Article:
Safely disposing of syringes or pen needles is important to help protect others from injury or infection. The best method is to have a small 'sharps' container in your house, car, purse or backpack. There are many places to get these containers (see below).
Dispose of needles right after use. If you reuse needles, you should dispose of the syringe if the needle:
- Is dull or bent
- Touches anything other than clean skin or the insulin
There are different options for syringe disposal depending on where you live. These may include:
- Drop-off collection or household hazardous waste collection sites where you can take discarded syringes
- Special waste pick-up services
- Mail-back programs
- Home needle destruction devices
You can call your local trash or public health department to find out the best way to dispose of syringes. Or check out the U.S. Food and Drug Administration webpage Safely Using Sharps -- www.fda.gov/medical-devices/consumer-products/safely-using-sharps-needles-and-syringes-home-work-and-travel for more information on where to dispose of syringes in your area.
Here are some general guidelines for disposal of syringes:
- You can destroy the syringe using a needle clipping device. Do not use scissors or other implements.
- Recap needles that have not been destroyed.
- Place syringes and needles in a 'sharps' disposal container. You can get these at pharmacies, medical supply companies, or online. Check with your insurer to see if the cost is covered.
- If a sharps container is not available, you may be able to use a heavy-duty puncture-resistant plastic bottle (not clear) with a screw top. Used laundry detergent bottles work well. Be sure to label the container as 'sharps waste.'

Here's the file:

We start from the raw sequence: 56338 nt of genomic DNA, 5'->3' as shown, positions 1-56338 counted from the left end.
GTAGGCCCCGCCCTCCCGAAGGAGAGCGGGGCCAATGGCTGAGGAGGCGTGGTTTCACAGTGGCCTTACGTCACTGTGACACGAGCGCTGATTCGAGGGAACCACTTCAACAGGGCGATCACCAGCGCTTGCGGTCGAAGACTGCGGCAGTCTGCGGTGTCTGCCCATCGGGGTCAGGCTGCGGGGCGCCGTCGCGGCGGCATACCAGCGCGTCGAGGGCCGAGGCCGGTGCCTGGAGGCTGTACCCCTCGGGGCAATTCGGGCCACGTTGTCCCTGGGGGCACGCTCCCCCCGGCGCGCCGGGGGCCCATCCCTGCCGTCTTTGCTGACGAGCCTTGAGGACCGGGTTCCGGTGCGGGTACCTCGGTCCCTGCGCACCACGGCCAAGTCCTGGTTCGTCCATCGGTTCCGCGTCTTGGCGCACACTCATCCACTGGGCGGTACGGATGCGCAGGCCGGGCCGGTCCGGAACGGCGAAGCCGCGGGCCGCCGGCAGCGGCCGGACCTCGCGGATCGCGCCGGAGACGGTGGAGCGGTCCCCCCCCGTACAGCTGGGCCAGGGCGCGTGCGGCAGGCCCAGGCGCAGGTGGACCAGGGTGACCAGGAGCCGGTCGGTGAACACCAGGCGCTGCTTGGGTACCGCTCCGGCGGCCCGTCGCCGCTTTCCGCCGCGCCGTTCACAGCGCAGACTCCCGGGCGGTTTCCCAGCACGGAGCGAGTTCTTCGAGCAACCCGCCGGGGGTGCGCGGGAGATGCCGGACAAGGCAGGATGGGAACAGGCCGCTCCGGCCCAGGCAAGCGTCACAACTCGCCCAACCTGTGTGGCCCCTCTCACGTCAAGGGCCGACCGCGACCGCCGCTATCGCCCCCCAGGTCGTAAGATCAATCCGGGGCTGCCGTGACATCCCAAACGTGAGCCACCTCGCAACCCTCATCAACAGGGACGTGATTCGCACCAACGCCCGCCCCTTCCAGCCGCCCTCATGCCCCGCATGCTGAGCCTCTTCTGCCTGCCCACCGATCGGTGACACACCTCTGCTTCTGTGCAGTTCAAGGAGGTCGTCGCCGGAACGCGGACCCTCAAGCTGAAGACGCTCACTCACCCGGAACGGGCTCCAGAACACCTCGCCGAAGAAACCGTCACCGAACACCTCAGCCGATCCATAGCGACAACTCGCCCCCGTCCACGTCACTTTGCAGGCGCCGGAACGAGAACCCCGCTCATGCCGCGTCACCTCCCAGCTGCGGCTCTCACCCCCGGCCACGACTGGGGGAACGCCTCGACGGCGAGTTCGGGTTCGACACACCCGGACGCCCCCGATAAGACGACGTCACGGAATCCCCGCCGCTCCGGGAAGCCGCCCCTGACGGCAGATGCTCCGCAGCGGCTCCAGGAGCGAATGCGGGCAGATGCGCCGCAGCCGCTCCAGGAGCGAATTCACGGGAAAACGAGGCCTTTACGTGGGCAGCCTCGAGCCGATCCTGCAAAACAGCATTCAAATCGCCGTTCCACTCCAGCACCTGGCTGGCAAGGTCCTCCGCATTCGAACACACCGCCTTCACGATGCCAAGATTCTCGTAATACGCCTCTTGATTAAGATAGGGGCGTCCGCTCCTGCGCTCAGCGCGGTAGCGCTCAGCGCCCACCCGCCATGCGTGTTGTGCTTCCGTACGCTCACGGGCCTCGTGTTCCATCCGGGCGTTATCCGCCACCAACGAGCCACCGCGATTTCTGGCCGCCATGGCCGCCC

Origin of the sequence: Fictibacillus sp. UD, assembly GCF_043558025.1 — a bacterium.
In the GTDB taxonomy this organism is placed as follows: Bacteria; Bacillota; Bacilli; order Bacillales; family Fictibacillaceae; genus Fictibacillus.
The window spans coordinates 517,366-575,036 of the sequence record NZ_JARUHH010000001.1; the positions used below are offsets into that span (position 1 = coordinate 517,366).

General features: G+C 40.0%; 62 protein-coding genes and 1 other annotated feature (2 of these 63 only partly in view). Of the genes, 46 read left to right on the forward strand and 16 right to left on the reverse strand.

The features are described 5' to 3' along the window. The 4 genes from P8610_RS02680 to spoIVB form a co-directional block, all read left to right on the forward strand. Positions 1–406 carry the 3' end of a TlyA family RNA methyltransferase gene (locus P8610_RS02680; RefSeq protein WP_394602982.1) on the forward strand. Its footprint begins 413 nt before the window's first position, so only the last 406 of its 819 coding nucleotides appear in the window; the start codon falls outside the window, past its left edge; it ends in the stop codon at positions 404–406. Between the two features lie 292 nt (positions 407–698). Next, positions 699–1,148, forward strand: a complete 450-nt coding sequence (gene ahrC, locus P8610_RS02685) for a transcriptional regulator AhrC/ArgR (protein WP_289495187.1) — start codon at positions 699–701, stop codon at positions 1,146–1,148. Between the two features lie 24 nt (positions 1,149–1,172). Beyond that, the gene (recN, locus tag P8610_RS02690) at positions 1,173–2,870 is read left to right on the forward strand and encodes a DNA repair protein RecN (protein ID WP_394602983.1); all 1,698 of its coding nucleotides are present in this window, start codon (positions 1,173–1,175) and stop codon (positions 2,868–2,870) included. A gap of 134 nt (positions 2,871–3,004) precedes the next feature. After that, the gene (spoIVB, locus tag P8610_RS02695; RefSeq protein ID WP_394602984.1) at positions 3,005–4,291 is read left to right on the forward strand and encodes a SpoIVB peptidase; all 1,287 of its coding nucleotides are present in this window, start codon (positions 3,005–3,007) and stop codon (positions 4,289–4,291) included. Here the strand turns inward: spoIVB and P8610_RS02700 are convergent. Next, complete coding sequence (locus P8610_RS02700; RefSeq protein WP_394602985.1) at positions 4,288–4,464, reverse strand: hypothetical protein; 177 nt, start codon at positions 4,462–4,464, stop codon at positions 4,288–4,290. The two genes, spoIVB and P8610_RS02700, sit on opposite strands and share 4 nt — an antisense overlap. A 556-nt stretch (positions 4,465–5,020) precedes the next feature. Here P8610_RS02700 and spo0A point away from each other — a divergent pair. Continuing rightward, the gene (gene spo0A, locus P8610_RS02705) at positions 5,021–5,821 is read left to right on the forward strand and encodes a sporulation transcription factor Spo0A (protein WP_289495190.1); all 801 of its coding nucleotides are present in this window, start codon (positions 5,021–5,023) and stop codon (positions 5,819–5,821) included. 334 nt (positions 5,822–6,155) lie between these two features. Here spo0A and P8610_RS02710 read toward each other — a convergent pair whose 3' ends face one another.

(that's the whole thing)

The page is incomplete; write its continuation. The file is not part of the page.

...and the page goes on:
- Follow your local community guidelines for disposing of sharps waste.
- NEVER throw syringes in the recycle bin or loose in the trash.
- Do NOT flush syringes or needles down the toilet.
American Diabetes Association website. Insulin storage and syringe safety. www.diabetes.org/diabetes/medication-management/insulin-other-injectables/insulin-storage-and-syringe-safety. Accessed August 13, 2019.
U.S. Food and Drug Administration website. Best way to get rid of used needles and other sharps. www.fda.gov/medicaldevices/productsandmedicalprocedures/homehealthandconsumer/consumerproducts/sharps/ucm263240.htm. Updated June 8, 2018. Accessed August 2, 2018.
U.S. Food and Drug Administration website. Safely using sharps (needles and syringes) at home, at work and on travel. www.fda.gov/medical-devices/consumer-products/safely-using-sharps-needles-and-syringes-home-work-and-travel. Updated August 30, 2018. Accessed April 30, 2019.
U.S. Food and Drug Administration website. Information regarding insulin storage and switching between products in an emergency. www.fda.gov/drugs/emergency-preparedness-drugs/information-regarding-insulin-storage-and-switching-between-products-emergency. Updated September 19, 2017. Accessed April 30, 2019.
Review Date: 8/19/2018
Reviewed By: Brent Wisse, MD, Associate Professor of Medicine, Division of Metabolism, Endocrinology & Nutrition, University of Washington School of Medicine, Seattle, WA. Also reviewed by David Zieve, MD, MHA, Medical Director, Brenda Conaway, Editorial Director, and the A.D.A.M. Editorial team. 08-13-19: Editorial update.